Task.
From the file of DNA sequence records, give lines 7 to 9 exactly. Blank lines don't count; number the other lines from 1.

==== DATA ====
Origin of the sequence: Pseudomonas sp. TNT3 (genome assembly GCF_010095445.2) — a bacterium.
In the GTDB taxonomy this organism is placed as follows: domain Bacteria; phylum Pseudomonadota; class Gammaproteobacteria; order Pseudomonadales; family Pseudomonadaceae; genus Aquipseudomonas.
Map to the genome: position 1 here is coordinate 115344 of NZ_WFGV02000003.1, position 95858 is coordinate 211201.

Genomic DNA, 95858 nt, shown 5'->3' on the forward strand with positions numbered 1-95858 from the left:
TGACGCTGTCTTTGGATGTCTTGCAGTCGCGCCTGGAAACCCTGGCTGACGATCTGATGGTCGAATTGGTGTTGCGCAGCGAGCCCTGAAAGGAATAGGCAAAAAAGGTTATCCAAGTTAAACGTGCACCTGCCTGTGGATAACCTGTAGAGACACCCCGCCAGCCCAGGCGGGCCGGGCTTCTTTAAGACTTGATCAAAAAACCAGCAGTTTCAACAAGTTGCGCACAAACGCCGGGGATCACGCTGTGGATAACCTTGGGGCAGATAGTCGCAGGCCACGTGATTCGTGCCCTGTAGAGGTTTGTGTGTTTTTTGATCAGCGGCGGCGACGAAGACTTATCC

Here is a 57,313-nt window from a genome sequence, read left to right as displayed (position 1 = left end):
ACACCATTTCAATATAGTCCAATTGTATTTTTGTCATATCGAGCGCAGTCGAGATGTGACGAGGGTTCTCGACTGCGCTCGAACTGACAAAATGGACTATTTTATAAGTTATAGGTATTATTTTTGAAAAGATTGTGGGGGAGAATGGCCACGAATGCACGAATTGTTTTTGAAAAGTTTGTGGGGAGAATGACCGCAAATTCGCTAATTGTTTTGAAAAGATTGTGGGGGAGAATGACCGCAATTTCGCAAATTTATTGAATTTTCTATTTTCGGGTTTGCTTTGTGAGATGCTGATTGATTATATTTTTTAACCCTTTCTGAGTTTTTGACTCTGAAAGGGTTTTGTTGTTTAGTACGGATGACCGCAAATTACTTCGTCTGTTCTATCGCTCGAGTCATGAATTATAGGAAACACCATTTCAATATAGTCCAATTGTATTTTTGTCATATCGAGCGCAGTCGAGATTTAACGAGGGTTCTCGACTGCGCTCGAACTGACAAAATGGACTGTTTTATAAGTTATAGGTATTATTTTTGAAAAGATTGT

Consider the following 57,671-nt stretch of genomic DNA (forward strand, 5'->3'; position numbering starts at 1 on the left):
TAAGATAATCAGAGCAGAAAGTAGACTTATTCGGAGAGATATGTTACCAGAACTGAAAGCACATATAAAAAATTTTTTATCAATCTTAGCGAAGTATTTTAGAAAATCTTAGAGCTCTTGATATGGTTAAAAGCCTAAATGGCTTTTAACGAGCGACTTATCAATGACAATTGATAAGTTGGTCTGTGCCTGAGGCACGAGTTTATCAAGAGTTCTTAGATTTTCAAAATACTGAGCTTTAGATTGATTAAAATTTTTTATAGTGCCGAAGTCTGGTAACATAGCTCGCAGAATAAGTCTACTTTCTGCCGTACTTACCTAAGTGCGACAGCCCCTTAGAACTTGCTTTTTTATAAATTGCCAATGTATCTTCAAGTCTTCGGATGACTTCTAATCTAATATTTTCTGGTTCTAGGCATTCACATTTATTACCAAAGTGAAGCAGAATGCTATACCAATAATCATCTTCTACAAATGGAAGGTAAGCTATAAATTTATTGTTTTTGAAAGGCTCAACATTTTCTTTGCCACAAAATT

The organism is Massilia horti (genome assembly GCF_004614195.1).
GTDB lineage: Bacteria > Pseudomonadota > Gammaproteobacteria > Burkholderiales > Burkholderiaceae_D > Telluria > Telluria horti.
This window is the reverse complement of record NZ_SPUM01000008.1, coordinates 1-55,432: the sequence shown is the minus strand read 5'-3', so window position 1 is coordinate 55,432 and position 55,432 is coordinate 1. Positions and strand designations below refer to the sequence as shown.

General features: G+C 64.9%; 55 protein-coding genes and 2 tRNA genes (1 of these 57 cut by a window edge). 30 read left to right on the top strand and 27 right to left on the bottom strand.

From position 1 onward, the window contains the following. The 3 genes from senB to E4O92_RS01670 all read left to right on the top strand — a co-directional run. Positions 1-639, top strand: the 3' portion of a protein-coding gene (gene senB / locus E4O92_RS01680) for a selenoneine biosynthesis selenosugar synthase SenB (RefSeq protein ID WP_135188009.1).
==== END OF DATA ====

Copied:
ACACCATTTCAATATAGTCCAATTGTATTTTTGTCATATCGAGCGCAGTCGAGATGTGACGAGGGTTCTCGACTGCGCTCGAACTGACAAAATGGACTATTTTATAAGTTATAGGTATTATTTTTGAAAAGATTGTGGGGGAGAATGGCCACGAATGCACGAATTGTTTTTGAAAAGTTTGTGGGGAGAATGACCGCAAATTCGCTAATTGTTTTGAAAAGATTGTGGGGGAGAATGACCGCAATTTCGCAAATTTATTGAATTTTCTATTTTCGGGTTTGCTTTGTGAGATGCTGATTGATTATATTTTTTAACCCTTTCTGAGTTTTTGACTCTGAAAGGGTTTTGTTGTTTAGTACGGATGACCGCAAATTACTTCGTCTGTTCTATCGCTCGAGTCATGAATTATAGGAAACACCATTTCAATATAGTCCAATTGTATTTTTGTCATATCGAGCGCAGTCGAGATTTAACGAGGGTTCTCGACTGCGCTCGAACTGACAAAATGGACTGTTTTATAAGTTATAGGTATTATTTTTGAAAAGATTGT

Consider the following 57,671-nt stretch of genomic DNA (forward strand, 5'->3'; position numbering starts at 1 on the left):
TAAGATAATCAGAGCAGAAAGTAGACTTATTCGGAGAGATATGTTACCAGAACTGAAAGCACATATAAAAAATTTTTTATCAATCTTAGCGAAGTATTTTAGAAAATCTTAGAGCTCTTGATATGGTTAAAAGCCTAAATGGCTTTTAACGAGCGACTTATCAATGACAATTGATAAGTTGGTCTGTGCCTGAGGCACGAGTTTATCAAGAGTTCTTAGATTTTCAAAATACTGAGCTTTAGATTGATTAAAATTTTTTATAGTGCCGAAGTCTGGTAACATAGCTCGCAGAATAAGTCTACTTTCTGCCGTACTTACCTAAGTGCGACAGCCCCTTAGAACTTGCTTTTTTATAAATTGCCAATGTATCTTCAAGTCTTCGGATGACTTCTAATCTAATATTTTCTGGTTCTAGGCATTCACATTTATTACCAAAGTGAAGCAGAATGCTATACCAATAATCATCTTCTACAAATGGAAGGTAAGCTATAAATTTATTGTTTTTGAAAGGCTCAACATTTTCTTTGCCACAAAATT